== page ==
Unit analysis: James will be 31 in August and would like to play elsewhere. Upset that the team benched him at midseason, James swallowed his pride on the sideline. He was returned to the starting lineup late in the year and looked quick and fresh. He still can be an effective player as he showed down the stretch and during the playoffs, but will he play again for the Cardinals? James ran past Hightower as the team's leading rusher by the end of the season, finishing 20th in the NFC with 514 yards, averaging 3.9 yards a carry with three touchdowns. Hightower is the heir apparent. He has deceiving quickness and speed but he prefers to run over people. He has breakaway ability but tends to dance too much and take negative plays. After a strong start as the starter, his production slipped and he ended his rookie season with 399 yards rushing, averaging just 2.8 yards per carry, though he did finish fifth in the conference with 10 rushing touchdowns. Arrington is a role player who excels on third downs. Smith is an excellent lead blocker but he's in the last year of his deal. That might mean that Castille takes over as the starting fullback next year. The Cardinals ranked dead last in the NFL in rushing last season even though they ranked No. 4 overall in total offense, so their ground game obviously continues to need help.

SFI rank in division: 4

St. Louis Rams


Starter: RB Steven Jackson. Backups: RB Kenneth Darby, RB Antonio Pittman, RB Travis Minor. Injured reserve: RB Brian Leonard.

Unit analysis: Jackson held out for 27 days last summer, and then missed several games because of a groin injury. He went over 1,000 yards rushing in the final game of the season – finishing eighth in the NFC and 12th in the NFL with 1,042 yards rushing on 253 carries with seven touchdowns – and showed how different the team is when he plays. He is a big, powerful back with deceptive agility that also is an excellent receiver out of the backfield. However, it's clear the offense needs a better backup because 2007 second-round pick Leonard is not the answer, nor is Pittman, who showed flashes, but not consistency. Darby was a find as a slasher-type back, and he also showed ability as a receiver. He could be a solid third-down back. Minor might have reached the end of the line with the Rams. There were no true fullbacks on the roster at the end of the season. Finding a true fullback is a necessity. The Rams need to upgrade here to both protect and complement Jackson, who is one of the best around.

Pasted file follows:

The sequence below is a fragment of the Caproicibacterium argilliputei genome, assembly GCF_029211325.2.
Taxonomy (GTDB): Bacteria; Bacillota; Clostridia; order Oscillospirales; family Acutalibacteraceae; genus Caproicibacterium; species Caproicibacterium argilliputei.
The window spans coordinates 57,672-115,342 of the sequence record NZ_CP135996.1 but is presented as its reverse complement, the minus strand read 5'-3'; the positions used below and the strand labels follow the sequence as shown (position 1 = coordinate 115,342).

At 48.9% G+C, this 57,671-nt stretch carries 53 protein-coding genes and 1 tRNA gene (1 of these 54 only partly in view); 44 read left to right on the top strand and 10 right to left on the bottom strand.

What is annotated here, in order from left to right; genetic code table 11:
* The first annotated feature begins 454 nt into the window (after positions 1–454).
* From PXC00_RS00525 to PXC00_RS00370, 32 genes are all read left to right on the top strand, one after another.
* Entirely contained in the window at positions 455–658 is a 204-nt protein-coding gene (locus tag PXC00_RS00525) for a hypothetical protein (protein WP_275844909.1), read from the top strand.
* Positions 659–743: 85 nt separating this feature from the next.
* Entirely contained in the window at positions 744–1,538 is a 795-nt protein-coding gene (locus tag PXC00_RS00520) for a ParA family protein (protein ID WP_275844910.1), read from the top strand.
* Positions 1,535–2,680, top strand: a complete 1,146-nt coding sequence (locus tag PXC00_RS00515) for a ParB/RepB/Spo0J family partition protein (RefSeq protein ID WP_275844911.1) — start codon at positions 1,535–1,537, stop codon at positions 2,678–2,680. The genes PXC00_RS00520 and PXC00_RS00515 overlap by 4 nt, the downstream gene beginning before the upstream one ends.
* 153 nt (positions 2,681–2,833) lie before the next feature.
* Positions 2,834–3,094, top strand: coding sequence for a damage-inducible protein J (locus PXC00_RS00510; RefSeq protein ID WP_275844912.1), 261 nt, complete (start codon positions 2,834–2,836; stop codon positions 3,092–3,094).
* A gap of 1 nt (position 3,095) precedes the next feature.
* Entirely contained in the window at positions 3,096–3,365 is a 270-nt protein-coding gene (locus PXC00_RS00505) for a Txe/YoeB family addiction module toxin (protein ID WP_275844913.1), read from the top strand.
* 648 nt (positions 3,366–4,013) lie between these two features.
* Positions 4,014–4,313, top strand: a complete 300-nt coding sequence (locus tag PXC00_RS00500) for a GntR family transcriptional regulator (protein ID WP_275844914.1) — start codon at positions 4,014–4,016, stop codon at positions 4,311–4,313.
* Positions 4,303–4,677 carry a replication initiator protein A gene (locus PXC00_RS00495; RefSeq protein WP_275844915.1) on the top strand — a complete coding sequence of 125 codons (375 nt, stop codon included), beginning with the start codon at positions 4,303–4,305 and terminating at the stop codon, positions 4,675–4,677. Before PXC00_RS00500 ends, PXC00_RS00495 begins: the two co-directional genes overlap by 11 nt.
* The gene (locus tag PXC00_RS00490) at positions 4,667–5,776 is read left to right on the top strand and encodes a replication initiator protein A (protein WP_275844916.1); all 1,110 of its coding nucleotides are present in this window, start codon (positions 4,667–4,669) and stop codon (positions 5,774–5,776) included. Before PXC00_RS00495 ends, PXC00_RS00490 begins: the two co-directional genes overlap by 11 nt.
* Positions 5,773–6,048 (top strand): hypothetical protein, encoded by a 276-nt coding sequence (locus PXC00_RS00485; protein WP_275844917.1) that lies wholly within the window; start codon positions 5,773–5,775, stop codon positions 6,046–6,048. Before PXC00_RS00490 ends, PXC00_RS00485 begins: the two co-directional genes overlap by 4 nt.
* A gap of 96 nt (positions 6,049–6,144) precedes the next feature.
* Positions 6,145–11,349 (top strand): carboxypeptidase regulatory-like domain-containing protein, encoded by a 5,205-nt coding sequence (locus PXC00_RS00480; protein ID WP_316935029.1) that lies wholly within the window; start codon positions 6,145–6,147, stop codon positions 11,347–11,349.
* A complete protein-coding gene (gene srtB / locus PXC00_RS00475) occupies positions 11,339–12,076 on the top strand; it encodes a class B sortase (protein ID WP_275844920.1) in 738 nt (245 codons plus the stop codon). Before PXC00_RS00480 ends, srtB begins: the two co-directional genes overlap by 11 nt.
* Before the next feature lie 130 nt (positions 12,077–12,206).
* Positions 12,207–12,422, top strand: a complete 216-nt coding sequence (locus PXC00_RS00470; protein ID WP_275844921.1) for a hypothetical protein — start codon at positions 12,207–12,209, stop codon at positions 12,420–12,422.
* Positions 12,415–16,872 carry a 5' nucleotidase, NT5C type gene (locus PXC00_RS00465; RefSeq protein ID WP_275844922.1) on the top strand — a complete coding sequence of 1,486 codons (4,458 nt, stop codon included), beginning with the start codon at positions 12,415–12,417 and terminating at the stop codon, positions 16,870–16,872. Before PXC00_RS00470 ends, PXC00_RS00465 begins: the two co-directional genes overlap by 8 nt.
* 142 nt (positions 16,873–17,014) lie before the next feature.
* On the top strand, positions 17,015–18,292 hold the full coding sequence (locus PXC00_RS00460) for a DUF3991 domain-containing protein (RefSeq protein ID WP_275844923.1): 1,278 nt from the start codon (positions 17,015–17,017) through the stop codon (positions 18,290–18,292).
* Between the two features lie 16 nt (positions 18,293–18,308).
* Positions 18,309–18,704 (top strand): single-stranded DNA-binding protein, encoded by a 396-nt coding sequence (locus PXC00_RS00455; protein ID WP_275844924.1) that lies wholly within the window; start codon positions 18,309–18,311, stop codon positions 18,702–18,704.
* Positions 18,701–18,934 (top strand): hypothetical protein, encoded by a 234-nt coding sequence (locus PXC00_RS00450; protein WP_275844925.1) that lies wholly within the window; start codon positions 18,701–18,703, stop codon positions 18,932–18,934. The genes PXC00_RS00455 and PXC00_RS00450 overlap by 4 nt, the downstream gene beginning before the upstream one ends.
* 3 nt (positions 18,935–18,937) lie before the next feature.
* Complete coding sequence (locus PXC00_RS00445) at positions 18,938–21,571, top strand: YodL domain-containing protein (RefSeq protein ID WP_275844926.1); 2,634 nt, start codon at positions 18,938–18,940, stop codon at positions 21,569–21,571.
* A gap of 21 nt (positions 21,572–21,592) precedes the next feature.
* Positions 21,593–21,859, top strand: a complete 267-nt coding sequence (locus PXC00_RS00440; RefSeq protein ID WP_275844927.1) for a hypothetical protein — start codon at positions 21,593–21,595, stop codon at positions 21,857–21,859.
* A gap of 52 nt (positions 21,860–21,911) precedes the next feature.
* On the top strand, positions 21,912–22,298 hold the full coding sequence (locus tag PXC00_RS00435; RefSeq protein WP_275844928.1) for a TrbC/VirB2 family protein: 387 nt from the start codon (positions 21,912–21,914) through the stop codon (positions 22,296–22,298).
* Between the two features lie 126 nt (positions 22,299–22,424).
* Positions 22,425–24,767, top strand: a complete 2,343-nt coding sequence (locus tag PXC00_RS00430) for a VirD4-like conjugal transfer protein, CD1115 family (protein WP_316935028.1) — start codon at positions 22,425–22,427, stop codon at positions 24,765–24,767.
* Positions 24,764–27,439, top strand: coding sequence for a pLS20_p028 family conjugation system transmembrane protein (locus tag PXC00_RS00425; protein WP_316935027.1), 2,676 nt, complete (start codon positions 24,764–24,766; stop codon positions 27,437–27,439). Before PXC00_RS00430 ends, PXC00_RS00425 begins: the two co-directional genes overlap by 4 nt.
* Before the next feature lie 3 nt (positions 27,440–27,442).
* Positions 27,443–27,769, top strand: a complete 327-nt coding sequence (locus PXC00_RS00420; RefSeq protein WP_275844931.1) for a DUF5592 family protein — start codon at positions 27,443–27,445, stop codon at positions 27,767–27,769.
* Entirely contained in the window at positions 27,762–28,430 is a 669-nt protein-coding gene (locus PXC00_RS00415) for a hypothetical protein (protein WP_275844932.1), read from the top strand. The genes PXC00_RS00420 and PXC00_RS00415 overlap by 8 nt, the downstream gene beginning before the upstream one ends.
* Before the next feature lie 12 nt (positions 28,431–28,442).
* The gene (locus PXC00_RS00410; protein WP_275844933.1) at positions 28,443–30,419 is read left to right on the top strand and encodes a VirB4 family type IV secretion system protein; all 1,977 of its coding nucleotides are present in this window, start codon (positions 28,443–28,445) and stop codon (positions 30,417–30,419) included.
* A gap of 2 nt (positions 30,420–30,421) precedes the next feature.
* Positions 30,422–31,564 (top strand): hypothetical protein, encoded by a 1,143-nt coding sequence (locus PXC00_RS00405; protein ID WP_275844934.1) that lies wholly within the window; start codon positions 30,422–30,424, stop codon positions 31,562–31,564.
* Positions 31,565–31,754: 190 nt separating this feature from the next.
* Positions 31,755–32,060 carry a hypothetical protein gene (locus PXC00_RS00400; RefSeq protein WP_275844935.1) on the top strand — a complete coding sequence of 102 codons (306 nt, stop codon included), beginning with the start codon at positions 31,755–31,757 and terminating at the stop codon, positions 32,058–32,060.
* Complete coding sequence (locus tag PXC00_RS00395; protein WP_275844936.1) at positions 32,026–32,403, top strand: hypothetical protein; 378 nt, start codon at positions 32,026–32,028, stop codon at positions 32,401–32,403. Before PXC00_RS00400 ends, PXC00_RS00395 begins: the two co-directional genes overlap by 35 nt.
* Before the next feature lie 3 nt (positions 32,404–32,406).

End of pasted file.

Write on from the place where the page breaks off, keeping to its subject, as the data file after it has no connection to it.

SFI rank in division: 2

Seattle Seahawks


Starters: RB Maurice Morris, FB Leonard Weaver. Backups: RB Julius Jones, RB T.J. Duckett, RB Justin Forsett, FB Owen Schmitt.

Unit analysis: Jones, a free-agent pickup in the offseason, started the season well, but struggled at times holding onto the ball and eventually lost the starting job to Morris, a favorite of Mike Holmgren, who departed as head coach at the end of the season. However, Morris is a free agent and may not be back next season. The Seahawks have committed to running the ball more next season, with the possibility of Jones and Duckett sharing the load. Jones ended the season as Seattle's leading rusher with 698 yards, averaging a healthy 4.4 yards a carry, but he wasn't as effective as those numbers might suggest. Morris rushed for 574 yards, averaging 4.3 yards a carry, but he did not score a rushing touchdown and the Seahawks got just two TDs from their front-line tandem. With their plethora of backs and passing game lagging, the Seahawks led the division in total rushing yards as a team though they ranked 28th in the NFL and next-to-last in the NFC in total offense. Forsett, who looked good in the preseason last year, may get a chance to run the ball as a change-up back. Weaver also is a free agent, but it appears Seattle would like to have him back. He's a threat both on the ground (4.3 yards per carry) and as a receiver out of the backfield, as the 49ers saw last season when he scored on 43- and 62-yard touchdown receptions in Seattle's October upset win in San Francisco. Schmitt played well when he got an opportunity in his rookie season, giving the Seahawks depth at fullback.

SFI rank in division: 3